The RemCo role has become a lot ‘hotter’ in recent years. If the committee is not being challenged by executives, the board and shareholders, they are not having progressive conversations to address all of the above issues.

The social balancing act!

The ESG agenda highlights that executive reward is out of balance with the wider rewards in society. Specifically, when looking at the increase in global wealth over the last 20 years. The failed states have done badly, whilst Asian countries overall fared far better. In the case of Western democracies, low economic growth and aging populations have led to divergent needs. This partially explains Trump and Brexit and the associated protest voters who feel that wealth has been created, but not for them. Business is part of the ecosystem that has created this problem and it can be difficult to be part of the solution, if the risk is to lose the CEO to the competition.

“Financial performance seems not to be on the agenda, which is lunacy.”

Therefore, in this context, how can the social balancing of executive rewards with the need to remain competitive in the market be achieved? Are there enough SIDS, NEDs with experience to influence and steer the ESG agenda with new thinking?

In sectors which have frontline workers who are directly affected by the pandemic, it has rightly made employers think about benefits in a different way. Considering whether death in service insurance is set at the right level, is one example.

ESG is progressing to be a key part of annual reports, however some highlighted that many analysts focus on matters such a remuneration, energy consumption and social impact etc, rather than the financial consequences. A balance must be kept.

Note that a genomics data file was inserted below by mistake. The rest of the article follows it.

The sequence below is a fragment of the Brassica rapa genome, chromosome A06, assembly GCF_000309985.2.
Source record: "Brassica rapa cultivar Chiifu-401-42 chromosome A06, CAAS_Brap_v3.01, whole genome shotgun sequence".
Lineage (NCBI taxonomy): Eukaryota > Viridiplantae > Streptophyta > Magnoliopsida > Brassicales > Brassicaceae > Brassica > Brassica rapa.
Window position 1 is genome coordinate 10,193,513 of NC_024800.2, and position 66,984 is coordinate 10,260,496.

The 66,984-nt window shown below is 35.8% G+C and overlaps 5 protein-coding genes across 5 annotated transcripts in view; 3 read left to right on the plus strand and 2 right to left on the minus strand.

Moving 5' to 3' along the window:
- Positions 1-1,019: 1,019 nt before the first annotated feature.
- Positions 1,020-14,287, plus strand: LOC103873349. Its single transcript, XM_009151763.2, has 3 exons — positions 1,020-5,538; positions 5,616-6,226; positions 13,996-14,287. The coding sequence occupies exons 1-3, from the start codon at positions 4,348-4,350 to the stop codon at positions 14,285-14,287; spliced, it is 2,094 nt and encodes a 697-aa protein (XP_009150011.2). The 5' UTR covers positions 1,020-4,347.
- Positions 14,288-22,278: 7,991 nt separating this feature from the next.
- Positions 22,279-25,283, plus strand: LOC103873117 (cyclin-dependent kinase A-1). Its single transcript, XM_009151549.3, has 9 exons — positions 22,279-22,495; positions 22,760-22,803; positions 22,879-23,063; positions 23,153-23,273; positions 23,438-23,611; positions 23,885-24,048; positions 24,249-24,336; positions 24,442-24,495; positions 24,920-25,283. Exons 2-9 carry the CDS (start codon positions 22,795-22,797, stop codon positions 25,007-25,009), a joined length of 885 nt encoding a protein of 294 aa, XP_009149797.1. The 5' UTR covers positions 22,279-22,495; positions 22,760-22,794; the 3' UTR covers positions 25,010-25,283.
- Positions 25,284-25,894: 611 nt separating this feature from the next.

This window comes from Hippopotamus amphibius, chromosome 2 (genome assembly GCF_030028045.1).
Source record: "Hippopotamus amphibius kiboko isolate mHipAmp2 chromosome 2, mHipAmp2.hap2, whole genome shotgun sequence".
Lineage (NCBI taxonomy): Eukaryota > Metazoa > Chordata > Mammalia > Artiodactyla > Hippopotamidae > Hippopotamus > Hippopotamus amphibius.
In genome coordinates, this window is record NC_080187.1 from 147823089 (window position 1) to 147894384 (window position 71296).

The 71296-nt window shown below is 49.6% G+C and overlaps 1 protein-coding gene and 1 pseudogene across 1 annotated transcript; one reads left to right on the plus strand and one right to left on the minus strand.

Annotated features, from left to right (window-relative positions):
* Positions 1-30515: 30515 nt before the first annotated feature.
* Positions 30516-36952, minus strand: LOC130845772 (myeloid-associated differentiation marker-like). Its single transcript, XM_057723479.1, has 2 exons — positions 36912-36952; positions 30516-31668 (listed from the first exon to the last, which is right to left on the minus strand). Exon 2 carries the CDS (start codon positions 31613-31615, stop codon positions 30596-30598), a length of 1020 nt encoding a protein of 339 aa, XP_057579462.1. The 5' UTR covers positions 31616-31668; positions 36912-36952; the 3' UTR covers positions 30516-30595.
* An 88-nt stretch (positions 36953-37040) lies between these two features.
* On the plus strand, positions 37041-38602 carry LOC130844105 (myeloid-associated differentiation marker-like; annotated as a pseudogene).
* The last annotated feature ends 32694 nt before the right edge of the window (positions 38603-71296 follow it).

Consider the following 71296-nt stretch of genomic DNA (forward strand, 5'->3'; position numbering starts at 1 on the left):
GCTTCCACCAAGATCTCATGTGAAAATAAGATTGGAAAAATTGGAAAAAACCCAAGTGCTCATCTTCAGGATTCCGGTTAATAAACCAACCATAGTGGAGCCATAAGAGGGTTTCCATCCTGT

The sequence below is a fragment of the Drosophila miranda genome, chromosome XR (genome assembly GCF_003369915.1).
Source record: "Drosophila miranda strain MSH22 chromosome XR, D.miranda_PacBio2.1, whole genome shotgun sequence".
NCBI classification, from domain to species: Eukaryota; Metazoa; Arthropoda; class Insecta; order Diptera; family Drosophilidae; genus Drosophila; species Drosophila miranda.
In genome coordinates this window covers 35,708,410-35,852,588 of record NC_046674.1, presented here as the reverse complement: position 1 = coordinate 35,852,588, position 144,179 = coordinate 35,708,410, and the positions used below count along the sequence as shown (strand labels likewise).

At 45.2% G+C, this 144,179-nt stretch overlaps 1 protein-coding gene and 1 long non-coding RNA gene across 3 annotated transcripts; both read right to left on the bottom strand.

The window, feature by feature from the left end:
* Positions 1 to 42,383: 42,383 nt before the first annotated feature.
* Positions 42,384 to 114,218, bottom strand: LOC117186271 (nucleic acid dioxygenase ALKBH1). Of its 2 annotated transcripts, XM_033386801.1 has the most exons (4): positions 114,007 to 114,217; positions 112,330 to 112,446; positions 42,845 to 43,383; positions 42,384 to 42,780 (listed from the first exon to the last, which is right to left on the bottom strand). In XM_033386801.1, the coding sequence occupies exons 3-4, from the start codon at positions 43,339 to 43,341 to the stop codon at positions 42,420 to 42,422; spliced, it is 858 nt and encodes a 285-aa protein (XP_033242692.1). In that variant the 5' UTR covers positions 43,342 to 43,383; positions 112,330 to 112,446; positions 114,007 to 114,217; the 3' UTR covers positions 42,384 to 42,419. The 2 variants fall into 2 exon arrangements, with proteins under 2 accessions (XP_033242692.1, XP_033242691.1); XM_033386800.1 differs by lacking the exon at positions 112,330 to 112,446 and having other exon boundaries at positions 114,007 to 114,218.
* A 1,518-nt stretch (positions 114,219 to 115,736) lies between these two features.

One of the benefits of the crisis is it has moved the focus in businesses from doing what is ‘worthy’ to what have businesses truly achieved. The focus on how businesses have made a tangible difference in their communities has improved focus on ESG impact. The ESG agenda must evolve from the strategic, high level to become aligned to a company’s local behaviours and tactics, as we have seen greater focus on community driven initiatives.

“Businesses will be judged on this when people look back.”

One possible shape of the recovery for the UK is a ‘K shaped curve’ with an increasing divide on consumer spending power between the haves and have nots. The economy could be fuelled by the middle class but there are c. 9 million people who have used savings to get by during the pandemic. These individuals, who will be struggling in the months and years ahead represent the core customer base for many organisations. Therefore, businesses must remain mindful of how to connect with these customers through their actions.

Experimentation rather than strategic innovation..

Organisations were forced to rapidly address the requirements of a dispersed work force through technology in the initial weeks of the pandemic. On the back of this, many businesses highlighted an increased appetite to enable innovation to carry on at a much faster pace than was typical of the industry – but has that been the case in reality?

Innovation is a big word for many businesses right now when speaking of true innovation at a strategic level. The willingness and ability to think about innovation in short cycles, trial things and then kill them off if they are not working, is much greater than before. The word agility has been much used, but this becomes harder as businesses find themselves facing new challenges during the various lockdown cycles.

“Businesses have been more prepared to fail in trying new things.”

Many businesses have continued to push forward on environmental initiatives such as reducing or eliminating single use plastics, however the feeling is that innovation in the true sense of the word has slowed down due to capital restraints and has had to give way to the urgent necessary changes, such as QR codes and digitisation of customer journeys.

What is clear is businesses have been more prepared to fail in trying new things and some have been turning the model on its head and are experimenting, but more out of necessity than a strategic imperative.

The flip flop nature of Government during the pandemic.